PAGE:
Sarah Smith and fiancé Richard Townsend from Sandhurst in Berkshire are calling for all expectant parents to be better informed about Group B Strep, which almost killed their newborn son, Joshua.
Group B Strep is the UK’s most common cause of severe infection in newborn babies, causing sepsis, pneumonia, and meningitis.
Joshua Smith was born on 12 April 2018 at 40 weeks at Frimley Park Hospital, and at first everything seemed fine. However, three hours later, Joshua was desperately ill with uncontrollable crying, fast breathing as well as making a strange grunting noise.
At 18 hours old, Joshua stopped breathing and started having seizures. He was rushed to the neonatal unit where his seizures continued and he ended up being heavily sedated and ventilated. Joshua was then transferred to Ashford and St Peters Hospital in Chertsey, which had a higher level neonatal intensive care unit (NICU).
Sarah Smith said: “By this point I could barely stand and was cold and shaky so they wouldn’t let me go with Joshua. Group B Strep was mentioned for the first time and bloods and swabs were taken from me. We were told they suspected Joshua might have it too and he could have caught it from me. Richard and I hadn’t slept for 36 hours and we were in such an emotional mess that we couldn’t take in what the doctor was trying to say to us. All I could say was, “please can you tell me if my baby is going to be okay?”. He told me he couldn’t answer that and that memory still haunts me now. No mother should have to hear this.”
Two days later, Joshua was diagnosed with group B Strep sepsis and meningitis, and Sarah with group B Strep sepsis. Group B Strep is the UK’s most common cause of severe infection in newborn babies, causing sepsis, pneumonia, and meningitis.
Joshua spent just over 2 weeks in NICU, where he had to undergo a multitude of tests including a lumbar puncture, MRI scans and blood tests.
Before Joshua was born, Sarah had asked her midwife about group B Strep, but it was, “brushed aside” and she was told not to worry about it. “She told me where I could find further information out,” said Sarah Smith, “but because she was so blasé I didn’t think to search any further into it myself.”
The UK does not routinely test all pregnant women for group B Strep, unlike the United States, Canada, Germany, France, Spain and many other developed countries. Each week in the UK, one baby dies and another is left with a long-term disability, like cerebral palsy or hearing or vision loss, as a result of group B Strep infection. The bacteria can be passed unknowingly from a mother to her baby around birth.
Most group B Strep infections in newborn babies can be prevented by providing intravenous antibiotics during labour to women who test positive for group B Strep, or who have other risk factors. This reduces the risk of a baby developing a group B Strep infection by up to 90 per cent. The test would cost the NHS just £11 and costs around £35 privately.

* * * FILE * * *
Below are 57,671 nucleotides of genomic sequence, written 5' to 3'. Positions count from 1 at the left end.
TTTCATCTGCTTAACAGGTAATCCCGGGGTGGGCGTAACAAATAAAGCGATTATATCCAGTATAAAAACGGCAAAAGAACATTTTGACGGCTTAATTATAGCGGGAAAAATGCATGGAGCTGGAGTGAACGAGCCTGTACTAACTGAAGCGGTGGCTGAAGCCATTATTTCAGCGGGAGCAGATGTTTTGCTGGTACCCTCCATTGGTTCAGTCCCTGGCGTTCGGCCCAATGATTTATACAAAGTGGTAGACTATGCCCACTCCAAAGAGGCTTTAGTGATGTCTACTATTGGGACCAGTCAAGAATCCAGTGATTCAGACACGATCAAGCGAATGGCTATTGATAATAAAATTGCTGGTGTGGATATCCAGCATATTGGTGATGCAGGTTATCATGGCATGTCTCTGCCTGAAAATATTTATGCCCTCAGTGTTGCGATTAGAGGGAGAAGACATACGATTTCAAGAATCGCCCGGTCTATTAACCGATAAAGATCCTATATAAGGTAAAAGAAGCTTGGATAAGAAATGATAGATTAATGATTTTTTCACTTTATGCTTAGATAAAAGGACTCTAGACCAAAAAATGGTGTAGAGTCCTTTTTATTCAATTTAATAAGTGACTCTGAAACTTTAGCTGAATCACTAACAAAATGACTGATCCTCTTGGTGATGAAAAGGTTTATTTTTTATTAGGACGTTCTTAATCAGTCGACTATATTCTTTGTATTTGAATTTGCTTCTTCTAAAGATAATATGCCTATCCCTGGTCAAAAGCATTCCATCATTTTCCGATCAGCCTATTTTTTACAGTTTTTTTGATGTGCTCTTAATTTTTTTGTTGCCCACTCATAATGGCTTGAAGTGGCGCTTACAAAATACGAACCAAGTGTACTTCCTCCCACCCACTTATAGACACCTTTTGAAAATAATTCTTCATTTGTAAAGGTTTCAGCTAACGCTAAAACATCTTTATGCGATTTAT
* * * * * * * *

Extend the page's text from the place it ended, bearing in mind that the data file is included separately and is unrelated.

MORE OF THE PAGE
Sarah Smith said, “I would urge all mothers-to-be to get tested for group B Strep or at least read up about it. I’m working with my local hospital now to ensure that leaflets are given to pregnant women and their families. What happened to Joshua will never leave me. My anxiety about him is so high and I still have flashbacks of that first day. Thankfully though, Joshua seems completely unscathed. We were warned that he could be delayed in his development but if anything he is advanced. He could roll both ways at 11 weeks, crawl at 5 ½ months and walk by 10 months. We are so lucky but not everyone is as lucky as us.”
Jane Plumb MBE, founder and Chief Executive of charity Group B Strep Support, said: “We’re so sorry to hear about the terrible experience that Sarah, Richard and baby Joshua endured. Most group B Strep infections show in the first 12 hours after birth and typical signs include the baby being floppy and fretful with a high pitched or whimpering cry, or moaning with a blank, staring or trance-like expression and a tense or bulging fontanelle (the soft spot on babies’ heads).
“The UK’s rate of early-onset group B Strep infection in infants is double that of other high-income countries* and shows that our prevention strategy is not working. Until the UK adopts a better policy, it’s essential that we educate new and expectant parents about group B Strep so they can make informed choices about their care.”
Since 2017 the Royal College of Obstetricians and Gynaecologists has recommended that all pregnant women should be provided with a leaflet on group B Strep during pregnancy. (This leaflet can be downloaded from the Group B Strep Support charity’s website).
You can read more about Group B Strep on the NHS website HERE.
Key facts about group B Strep
• Group B Streptococcus (also known as group B Strep, GBS or Strep B) is the most common cause of life-threatening infection in newborn babies.